Théophile-Alexandre Steinlen (Lausanne 1859-1923 Paris) Portrait of Léon Eugène Frapié

Who mentions Montmartre, mutually names Steinlen, as the artist and neighbourhood are strongly intertwined with each other.

The Swiss born Théophile-Alexandre was raised in an artistic family. He left his studies Theology early and acquiried some artistic skills at the Mulhouse textile factory. Inspired by Emile Zola's L'Assommoir the young artist and his wife Emilie leave for Paris where the couple arrives in October 1881, just one month before Rodolphe Salis' cabaret Chat Noir opens it's doors of future fame initiating the birth of the French Chanson, Galanty Shows and Ballroom dancings. Adolphe Willette introduces Théophile-Alexandre to Rodolphe Salis and Steinlen settles in the rural and artistic Montmartre in an environment of boundless freedom of expression.

Steinlen reports the local Parisian daily life with a humanistic and socialistic vision. He shows the harsh, selvidge and disenchanting faces of society. His illustrations and the red-hot introduced freedom of the press make Le Chat Noir a huge success and establish both Steinlen's and Le Chat Noir's fame. The Butte Montmartre would become the ultimate counterpoise for the bourgeois and it's ideals.

From October 1885 he illustrated (just like Henri de Toulouse-Lautrec) for Aristide Bruant's cabaret and magazine Le Mirliton and from 1891 for Gil Blas.

After his exposition at Salon des Indépendents in 1893 Steinlen has his first great and very successful retrospective exhibition Exposition de L'Oeuvre Dessiné et Peint de T. A. Steinlen at La Bodiniére from 10 April until 15 May 1894 for which he designed the poster as well.

Steinlen's by far most famous commission was his affiche for La Tournée du Chat Noir in 1895. This affiche icon not only promotes the eponymous cabaret but also his intense love for cats.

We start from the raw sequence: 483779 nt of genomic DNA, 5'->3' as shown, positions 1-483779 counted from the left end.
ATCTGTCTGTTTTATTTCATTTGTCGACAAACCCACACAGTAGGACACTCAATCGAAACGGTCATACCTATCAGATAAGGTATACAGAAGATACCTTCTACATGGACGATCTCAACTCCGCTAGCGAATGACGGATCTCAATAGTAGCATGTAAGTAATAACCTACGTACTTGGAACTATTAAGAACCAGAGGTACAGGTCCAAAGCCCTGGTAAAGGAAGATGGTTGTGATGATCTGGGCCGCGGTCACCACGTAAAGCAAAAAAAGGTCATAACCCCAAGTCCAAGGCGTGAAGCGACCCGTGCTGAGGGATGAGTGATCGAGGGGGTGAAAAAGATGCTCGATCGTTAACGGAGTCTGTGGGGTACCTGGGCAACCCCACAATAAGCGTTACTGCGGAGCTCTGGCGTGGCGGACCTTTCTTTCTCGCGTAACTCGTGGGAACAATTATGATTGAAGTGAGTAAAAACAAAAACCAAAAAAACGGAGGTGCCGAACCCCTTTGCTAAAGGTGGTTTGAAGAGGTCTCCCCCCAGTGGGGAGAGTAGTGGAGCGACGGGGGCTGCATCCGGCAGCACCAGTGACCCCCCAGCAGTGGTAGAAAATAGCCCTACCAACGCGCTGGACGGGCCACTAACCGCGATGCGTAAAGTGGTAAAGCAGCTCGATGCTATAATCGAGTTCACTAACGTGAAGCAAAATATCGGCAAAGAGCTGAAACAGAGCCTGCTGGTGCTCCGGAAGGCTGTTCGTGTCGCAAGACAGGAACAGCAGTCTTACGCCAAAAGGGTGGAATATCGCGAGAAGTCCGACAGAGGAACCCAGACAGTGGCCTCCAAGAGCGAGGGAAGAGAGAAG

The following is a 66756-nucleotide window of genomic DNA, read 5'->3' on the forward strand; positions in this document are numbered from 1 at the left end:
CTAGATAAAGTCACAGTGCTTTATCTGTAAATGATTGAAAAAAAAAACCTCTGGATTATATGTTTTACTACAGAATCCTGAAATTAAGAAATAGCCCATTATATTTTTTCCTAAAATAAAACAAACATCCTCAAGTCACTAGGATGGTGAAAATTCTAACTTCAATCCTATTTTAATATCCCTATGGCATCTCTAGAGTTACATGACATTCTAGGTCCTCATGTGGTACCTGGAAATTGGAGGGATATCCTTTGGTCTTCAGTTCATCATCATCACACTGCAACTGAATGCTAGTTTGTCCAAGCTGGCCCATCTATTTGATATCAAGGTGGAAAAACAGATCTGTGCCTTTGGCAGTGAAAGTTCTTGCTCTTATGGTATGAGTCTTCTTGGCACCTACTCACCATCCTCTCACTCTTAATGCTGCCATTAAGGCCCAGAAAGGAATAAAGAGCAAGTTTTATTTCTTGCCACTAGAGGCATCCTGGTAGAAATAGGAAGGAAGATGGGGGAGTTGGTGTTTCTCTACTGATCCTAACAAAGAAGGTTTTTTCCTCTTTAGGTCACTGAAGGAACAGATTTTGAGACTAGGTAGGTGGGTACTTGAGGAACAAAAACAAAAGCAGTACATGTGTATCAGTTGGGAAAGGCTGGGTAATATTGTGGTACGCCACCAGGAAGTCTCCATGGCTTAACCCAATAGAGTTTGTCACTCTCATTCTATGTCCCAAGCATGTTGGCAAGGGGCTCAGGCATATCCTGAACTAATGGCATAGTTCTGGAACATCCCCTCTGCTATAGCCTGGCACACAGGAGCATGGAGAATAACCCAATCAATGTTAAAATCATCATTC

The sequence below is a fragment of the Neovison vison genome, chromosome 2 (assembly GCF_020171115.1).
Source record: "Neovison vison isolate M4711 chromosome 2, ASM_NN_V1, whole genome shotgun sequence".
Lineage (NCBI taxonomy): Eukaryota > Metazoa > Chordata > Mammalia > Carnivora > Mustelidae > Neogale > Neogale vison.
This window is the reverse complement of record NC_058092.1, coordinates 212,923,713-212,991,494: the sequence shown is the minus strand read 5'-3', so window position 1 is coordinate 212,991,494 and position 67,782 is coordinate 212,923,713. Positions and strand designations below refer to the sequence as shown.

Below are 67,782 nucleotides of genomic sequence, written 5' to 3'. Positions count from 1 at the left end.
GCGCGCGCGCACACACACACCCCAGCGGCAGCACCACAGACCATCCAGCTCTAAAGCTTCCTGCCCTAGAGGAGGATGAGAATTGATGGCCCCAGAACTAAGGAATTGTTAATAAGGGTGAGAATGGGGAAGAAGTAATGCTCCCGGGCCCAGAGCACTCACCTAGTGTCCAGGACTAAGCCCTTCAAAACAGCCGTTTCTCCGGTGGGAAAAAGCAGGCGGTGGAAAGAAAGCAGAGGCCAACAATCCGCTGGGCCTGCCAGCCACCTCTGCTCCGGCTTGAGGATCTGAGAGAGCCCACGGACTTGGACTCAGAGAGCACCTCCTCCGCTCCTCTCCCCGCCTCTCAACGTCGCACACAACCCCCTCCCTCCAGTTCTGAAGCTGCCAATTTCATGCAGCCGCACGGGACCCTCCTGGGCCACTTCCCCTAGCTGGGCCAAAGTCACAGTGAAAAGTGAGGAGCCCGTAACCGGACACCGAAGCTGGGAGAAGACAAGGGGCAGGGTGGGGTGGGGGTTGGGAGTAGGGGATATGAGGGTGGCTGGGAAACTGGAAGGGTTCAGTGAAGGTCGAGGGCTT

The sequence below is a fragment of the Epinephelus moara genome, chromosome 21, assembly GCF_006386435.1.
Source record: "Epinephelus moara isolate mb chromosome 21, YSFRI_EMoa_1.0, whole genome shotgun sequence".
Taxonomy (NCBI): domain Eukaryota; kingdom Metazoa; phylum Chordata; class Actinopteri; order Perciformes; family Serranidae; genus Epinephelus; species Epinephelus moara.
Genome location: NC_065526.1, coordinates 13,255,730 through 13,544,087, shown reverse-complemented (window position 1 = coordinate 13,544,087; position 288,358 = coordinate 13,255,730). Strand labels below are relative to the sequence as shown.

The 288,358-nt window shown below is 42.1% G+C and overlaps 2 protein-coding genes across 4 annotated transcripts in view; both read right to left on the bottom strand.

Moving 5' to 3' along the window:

Léon Frapié (Paris 1863-1949 Paris) is best known as the author of the novel La Maternelle published in 1904 for which he was awarded the Prix Goncourt in the same year.[1]

The novel tells the memories of his wife Leonie Mouillefert about Rose, an academically educated girl from a well-to-do family who is about to get married and encounters several unfortunate events which leaves her homeless and destitute. To prevent herself from starvation she pretents to be of lower educated level and starts to work as femme de service in the maternelle of the working-class quarter of Menilmontant. She keeps a diary which witnesses her to be an extremely kind-hearted woman to whom the children go to find a safe and warm shelter when needed. Frapié wrote the novel one year after Émile Zola passed away, the latter who was a great source of inspiration for Steinlen.

La Maternelle was successfully adapted to film in 1933 and was ranked among the best foreign language films by the National Board of Review of Motion Pictures.

A big and warm thank you to Elisabeth Maréchaux Laurentin who has kindly identified the sitter as the author Léon Frapié (Paris 1863-1949 Paris).[2]


[1] Léon Eugène Frapié, La Maternelle.
Librairie Universelle, Paris, 1904.

[2] Correspondence by e-mail, 1 July 2022.

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